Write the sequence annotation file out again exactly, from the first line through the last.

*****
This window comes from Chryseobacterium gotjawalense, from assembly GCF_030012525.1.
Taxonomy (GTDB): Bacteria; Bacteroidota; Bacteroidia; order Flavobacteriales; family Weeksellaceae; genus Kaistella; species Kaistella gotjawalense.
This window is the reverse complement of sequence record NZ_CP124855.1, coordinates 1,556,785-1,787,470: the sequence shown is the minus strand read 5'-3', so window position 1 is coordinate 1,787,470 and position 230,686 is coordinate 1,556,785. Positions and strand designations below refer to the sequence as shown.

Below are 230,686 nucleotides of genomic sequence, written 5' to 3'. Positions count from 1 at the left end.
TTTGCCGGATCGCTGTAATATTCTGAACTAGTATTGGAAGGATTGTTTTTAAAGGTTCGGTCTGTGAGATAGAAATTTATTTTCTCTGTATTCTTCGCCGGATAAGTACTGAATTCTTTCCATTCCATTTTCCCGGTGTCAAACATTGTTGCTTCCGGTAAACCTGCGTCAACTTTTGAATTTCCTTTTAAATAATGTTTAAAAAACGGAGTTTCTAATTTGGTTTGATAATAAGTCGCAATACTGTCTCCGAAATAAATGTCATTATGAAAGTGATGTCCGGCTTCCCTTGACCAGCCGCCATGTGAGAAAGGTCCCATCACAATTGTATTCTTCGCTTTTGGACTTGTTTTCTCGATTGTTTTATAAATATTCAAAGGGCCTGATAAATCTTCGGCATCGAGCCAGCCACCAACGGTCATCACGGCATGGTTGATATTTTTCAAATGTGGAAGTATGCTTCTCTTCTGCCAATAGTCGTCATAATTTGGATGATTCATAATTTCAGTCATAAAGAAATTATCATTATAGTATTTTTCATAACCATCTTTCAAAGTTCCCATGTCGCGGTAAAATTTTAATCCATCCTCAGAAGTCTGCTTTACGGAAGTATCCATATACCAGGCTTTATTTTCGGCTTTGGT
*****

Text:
This window comes from Chryseobacterium gotjawalense, from assembly GCF_030012525.1.
Taxonomy (GTDB): Bacteria; Bacteroidota; Bacteroidia; order Flavobacteriales; family Weeksellaceae; genus Kaistella; species Kaistella gotjawalense.
This window is the reverse complement of sequence record NZ_CP124855.1, coordinates 1,556,785-1,787,470: the sequence shown is the minus strand read 5'-3', so window position 1 is coordinate 1,787,470 and position 230,686 is coordinate 1,556,785. Positions and strand designations below refer to the sequence as shown.

Below are 230,686 nucleotides of genomic sequence, written 5' to 3'. Positions count from 1 at the left end.
TTTGCCGGATCGCTGTAATATTCTGAACTAGTATTGGAAGGATTGTTTTTAAAGGTTCGGTCTGTGAGATAGAAATTTATTTTCTCTGTATTCTTCGCCGGATAAGTACTGAATTCTTTCCATTCCATTTTCCCGGTGTCAAACATTGTTGCTTCCGGTAAACCTGCGTCAACTTTTGAATTTCCTTTTAAATAATGTTTAAAAAACGGAGTTTCTAATTTGGTTTGATAATAAGTCGCAATACTGTCTCCGAAATAAATGTCATTATGAAAGTGATGTCCGGCTTCCCTTGACCAGCCGCCATGTGAGAAAGGTCCCATCACAATTGTATTCTTCGCTTTTGGACTTGTTTTCTCGATTGTTTTATAAATATTCAAAGGGCCTGATAAATCTTCGGCATCGAGCCAGCCACCAACGGTCATCACGGCATGGTTGATATTTTTCAAATGTGGAAGTATGCTTCTCTTCTGCCAATAGTCGTCATAATTTGGATGATTCATAATTTCAGTCATAAAGAAATTATCATTATAGTATTTTTCATAACCATCTTTCAAAGTTCCCATGTCGCGGTAAAATTTTAATCCATCCTCAGAAGTCTGCTTTACGGAAGTATCCATATACCAGGCTTTATTTTCGGCTTTGGT